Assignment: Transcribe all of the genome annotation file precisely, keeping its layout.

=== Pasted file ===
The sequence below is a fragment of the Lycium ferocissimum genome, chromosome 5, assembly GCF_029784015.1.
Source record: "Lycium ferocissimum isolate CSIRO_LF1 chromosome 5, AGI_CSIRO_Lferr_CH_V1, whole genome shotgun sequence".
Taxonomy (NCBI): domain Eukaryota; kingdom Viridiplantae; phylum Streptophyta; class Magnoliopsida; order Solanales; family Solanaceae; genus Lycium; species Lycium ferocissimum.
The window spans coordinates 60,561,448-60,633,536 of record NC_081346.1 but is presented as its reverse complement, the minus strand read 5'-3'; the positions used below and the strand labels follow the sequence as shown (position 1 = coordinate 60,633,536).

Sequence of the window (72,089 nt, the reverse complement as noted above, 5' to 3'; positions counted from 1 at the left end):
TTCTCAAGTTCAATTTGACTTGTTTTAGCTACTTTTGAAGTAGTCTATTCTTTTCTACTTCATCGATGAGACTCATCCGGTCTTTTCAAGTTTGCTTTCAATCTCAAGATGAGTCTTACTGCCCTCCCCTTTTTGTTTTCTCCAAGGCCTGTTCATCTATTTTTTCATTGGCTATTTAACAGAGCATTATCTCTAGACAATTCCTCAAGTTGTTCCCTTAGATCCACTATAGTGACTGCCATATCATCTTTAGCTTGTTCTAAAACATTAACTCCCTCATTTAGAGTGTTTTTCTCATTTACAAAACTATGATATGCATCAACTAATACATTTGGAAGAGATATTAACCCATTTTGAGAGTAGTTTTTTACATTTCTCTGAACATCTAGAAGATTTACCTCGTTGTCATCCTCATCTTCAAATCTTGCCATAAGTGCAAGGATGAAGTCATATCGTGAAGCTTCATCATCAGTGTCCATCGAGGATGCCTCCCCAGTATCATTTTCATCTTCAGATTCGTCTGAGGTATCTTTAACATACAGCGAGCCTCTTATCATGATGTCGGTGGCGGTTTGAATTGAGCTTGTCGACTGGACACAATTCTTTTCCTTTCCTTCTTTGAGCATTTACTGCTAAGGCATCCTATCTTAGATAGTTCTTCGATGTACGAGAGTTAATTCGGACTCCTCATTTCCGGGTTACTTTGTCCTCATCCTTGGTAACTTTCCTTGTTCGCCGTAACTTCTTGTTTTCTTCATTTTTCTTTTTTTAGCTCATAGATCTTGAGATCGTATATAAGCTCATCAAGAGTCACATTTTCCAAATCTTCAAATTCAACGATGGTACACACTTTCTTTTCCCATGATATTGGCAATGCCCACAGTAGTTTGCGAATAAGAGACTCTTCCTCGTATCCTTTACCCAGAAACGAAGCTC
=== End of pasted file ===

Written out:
The sequence below is a fragment of the Lycium ferocissimum genome, chromosome 5, assembly GCF_029784015.1.
Source record: "Lycium ferocissimum isolate CSIRO_LF1 chromosome 5, AGI_CSIRO_Lferr_CH_V1, whole genome shotgun sequence".
Taxonomy (NCBI): domain Eukaryota; kingdom Viridiplantae; phylum Streptophyta; class Magnoliopsida; order Solanales; family Solanaceae; genus Lycium; species Lycium ferocissimum.
The window spans coordinates 60,561,448-60,633,536 of record NC_081346.1 but is presented as its reverse complement, the minus strand read 5'-3'; the positions used below and the strand labels follow the sequence as shown (position 1 = coordinate 60,633,536).

Sequence of the window (72,089 nt, the reverse complement as noted above, 5' to 3'; positions counted from 1 at the left end):
TTCTCAAGTTCAATTTGACTTGTTTTAGCTACTTTTGAAGTAGTCTATTCTTTTCTACTTCATCGATGAGACTCATCCGGTCTTTTCAAGTTTGCTTTCAATCTCAAGATGAGTCTTACTGCCCTCCCCTTTTTGTTTTCTCCAAGGCCTGTTCATCTATTTTTTCATTGGCTATTTAACAGAGCATTATCTCTAGACAATTCCTCAAGTTGTTCCCTTAGATCCACTATAGTGACTGCCATATCATCTTTAGCTTGTTCTAAAACATTAACTCCCTCATTTAGAGTGTTTTTCTCATTTACAAAACTATGATATGCATCAACTAATACATTTGGAAGAGATATTAACCCATTTTGAGAGTAGTTTTTTACATTTCTCTGAACATCTAGAAGATTTACCTCGTTGTCATCCTCATCTTCAAATCTTGCCATAAGTGCAAGGATGAAGTCATATCGTGAAGCTTCATCATCAGTGTCCATCGAGGATGCCTCCCCAGTATCATTTTCATCTTCAGATTCGTCTGAGGTATCTTTAACATACAGCGAGCCTCTTATCATGATGTCGGTGGCGGTTTGAATTGAGCTTGTCGACTGGACACAATTCTTTTCCTTTCCTTCTTTGAGCATTTACTGCTAAGGCATCCTATCTTAGATAGTTCTTCGATGTACGAGAGTTAATTCGGACTCCTCATTTCCGGGTTACTTTGTCCTCATCCTTGGTAACTTTCCTTGTTCGCCGTAACTTCTTGTTTTCTTCATTTTTCTTTTTTTAGCTCATAGATCTTGAGATCGTATATAAGCTCATCAAGAGTCACATTTTCCAAATCTTCAAATTCAACGATGGTACACACTTTCTTTTCCCATGATATTGGCAATGCCCACAGTAGTTTGCGAATAAGAGACTCTTCCTCGTATCCTTTACCCAGAAACGAAGCTC